Valuing the learning process over the final mark

As I write this post and try to put my thoughts into words, I'm still trying to determine the focus of my Action Plan this year. Just like last year, I have a few things that just aren't quite right in my teaching practice but I can't just yet put a finger on what they are. The highlight of being part of the Cohort 21 community is having the opportunity (and dedicated time) to have conversations with other colleagues in a variety of disciplines to flush out exactly what it is that needs to be addressed.

In the mean time, I have continued to grapple with some of the work I did last year. My inspiration for last year's action plan was getting students away from the focus of unit assessment marks and more on their learning throughout the unit and showcasing what they know.

Having said that, if that is what I value as a teacher, what opportunities am I providing for students to showcase what they know? How am I being intentional in valuing that process in my daily lessons? With that in mind, here are two small steps I've taken this year so far in aiding students in valuing the learning process.

1. At the end of unit conversations in grade 9, I ask students if there is anything else that they learned in the process that I didn't ask them about in the conversation. This is similar to a suggestion I had last year about including this at the end of a test.

2. When returning the first unit test in my grade 11 class, all students were provided with the following handout. This helped them relate the test question to the learning process by having them link it back to the lesson. It also allowed them to personalize their next steps by identifying where to find extra practice questions.

I would end this post by noting that I was intentional in providing the above handout to each student in the class. I followed up with a brief discussion about the importance of everyone filling out the chart regardless of their mark. All too often, students who are pleased with the overall result may simply file away the test and don't look at it in detail until the final exam. My hope is that given them a guideline for purposeful corrections will allow them to see value in the process.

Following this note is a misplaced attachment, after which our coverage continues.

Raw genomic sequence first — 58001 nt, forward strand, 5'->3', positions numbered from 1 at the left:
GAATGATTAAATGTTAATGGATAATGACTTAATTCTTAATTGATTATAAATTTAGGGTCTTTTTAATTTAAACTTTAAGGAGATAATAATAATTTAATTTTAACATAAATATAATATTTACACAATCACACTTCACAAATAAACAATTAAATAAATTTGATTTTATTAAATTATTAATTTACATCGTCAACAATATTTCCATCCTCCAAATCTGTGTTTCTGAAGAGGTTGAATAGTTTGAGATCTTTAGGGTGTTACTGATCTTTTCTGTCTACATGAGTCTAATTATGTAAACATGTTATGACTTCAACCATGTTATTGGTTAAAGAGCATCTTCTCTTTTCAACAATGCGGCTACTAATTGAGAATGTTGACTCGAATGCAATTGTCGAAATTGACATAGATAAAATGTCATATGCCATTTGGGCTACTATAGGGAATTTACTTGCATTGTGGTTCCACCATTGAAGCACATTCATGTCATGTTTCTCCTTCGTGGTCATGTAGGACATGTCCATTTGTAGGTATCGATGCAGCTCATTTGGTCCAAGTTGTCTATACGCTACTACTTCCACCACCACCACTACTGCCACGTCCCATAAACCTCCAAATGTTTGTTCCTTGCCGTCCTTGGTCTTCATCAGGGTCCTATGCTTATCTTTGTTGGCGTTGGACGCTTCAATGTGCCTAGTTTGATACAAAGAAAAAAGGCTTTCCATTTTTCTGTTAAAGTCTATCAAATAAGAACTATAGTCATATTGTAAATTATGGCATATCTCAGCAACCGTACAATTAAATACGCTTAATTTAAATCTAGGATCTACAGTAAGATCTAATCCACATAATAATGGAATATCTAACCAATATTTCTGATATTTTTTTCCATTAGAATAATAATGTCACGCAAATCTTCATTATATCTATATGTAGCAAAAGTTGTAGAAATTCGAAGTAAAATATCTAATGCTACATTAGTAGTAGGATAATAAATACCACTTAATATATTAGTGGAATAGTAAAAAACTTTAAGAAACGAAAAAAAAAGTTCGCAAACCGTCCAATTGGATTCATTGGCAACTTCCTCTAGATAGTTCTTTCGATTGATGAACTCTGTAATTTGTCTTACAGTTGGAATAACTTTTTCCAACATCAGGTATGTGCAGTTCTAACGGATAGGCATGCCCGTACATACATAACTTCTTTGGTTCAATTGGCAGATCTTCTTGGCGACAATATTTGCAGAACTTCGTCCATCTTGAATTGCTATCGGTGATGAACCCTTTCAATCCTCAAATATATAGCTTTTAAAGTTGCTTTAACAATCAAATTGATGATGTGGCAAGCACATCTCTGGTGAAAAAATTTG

5 thoughts on “Valuing the learning process over the final mark

  1. Thanks for the great share/update @jgravel! Your ongoing endeavour is very close to my heart. Indeed, that number has persuasive powers that can distract from any discussion centred on learning. I love your approach here as you create clear opportunities and frameworks for self assessment and meta-cognition.

    Hey, have you ever tried not writing a grade on an assignment you're returning? What would this do to End of Unit Conversations? I've had some success with this within a larger process in which grades an outcome of student-teacher conferencing. Happy to chat more about this, while learning more about your ongoing initiative. Soon!

  2. tracy faucher

    @jgravel so many gems in this post! (@bblack, this maybe something you could add to your student conversations as well.) I think this is such a great way to accomplish the goal you are trying to achieve with your students- focus on the learning. No matter if it is their best mark, their worst mark or something in between havings students take a few minutes helps ground them in what matters- the process.

    I wonder as the year goes on if there would be a way for them to highlight their success, a bit of a self high-five if you will. As they gain skill in changing where the focus lies in your class, some good ole fashion celebrating of learning could go a long way....or maybe it will happen naturally. I am looking forward to seeing how this helps your students gain confidence and know that it is always in their control to keep learning.

    Awesome post!


  3. @jgravel It's great that you referenced the importance of learning as a process. I'm aiming to have my students make this same shift in thinking and have been playing around with unit conferencing in doing so. I'd be interested to hear how you provide students the opportunity to showcase their learning and what steps you are taking daily to support this mindset shift.

  4. Felicia Villano

    Hi Jen,
    Thanks for sharing this. I can use some of your ideas with my students in the Elementary level as well.

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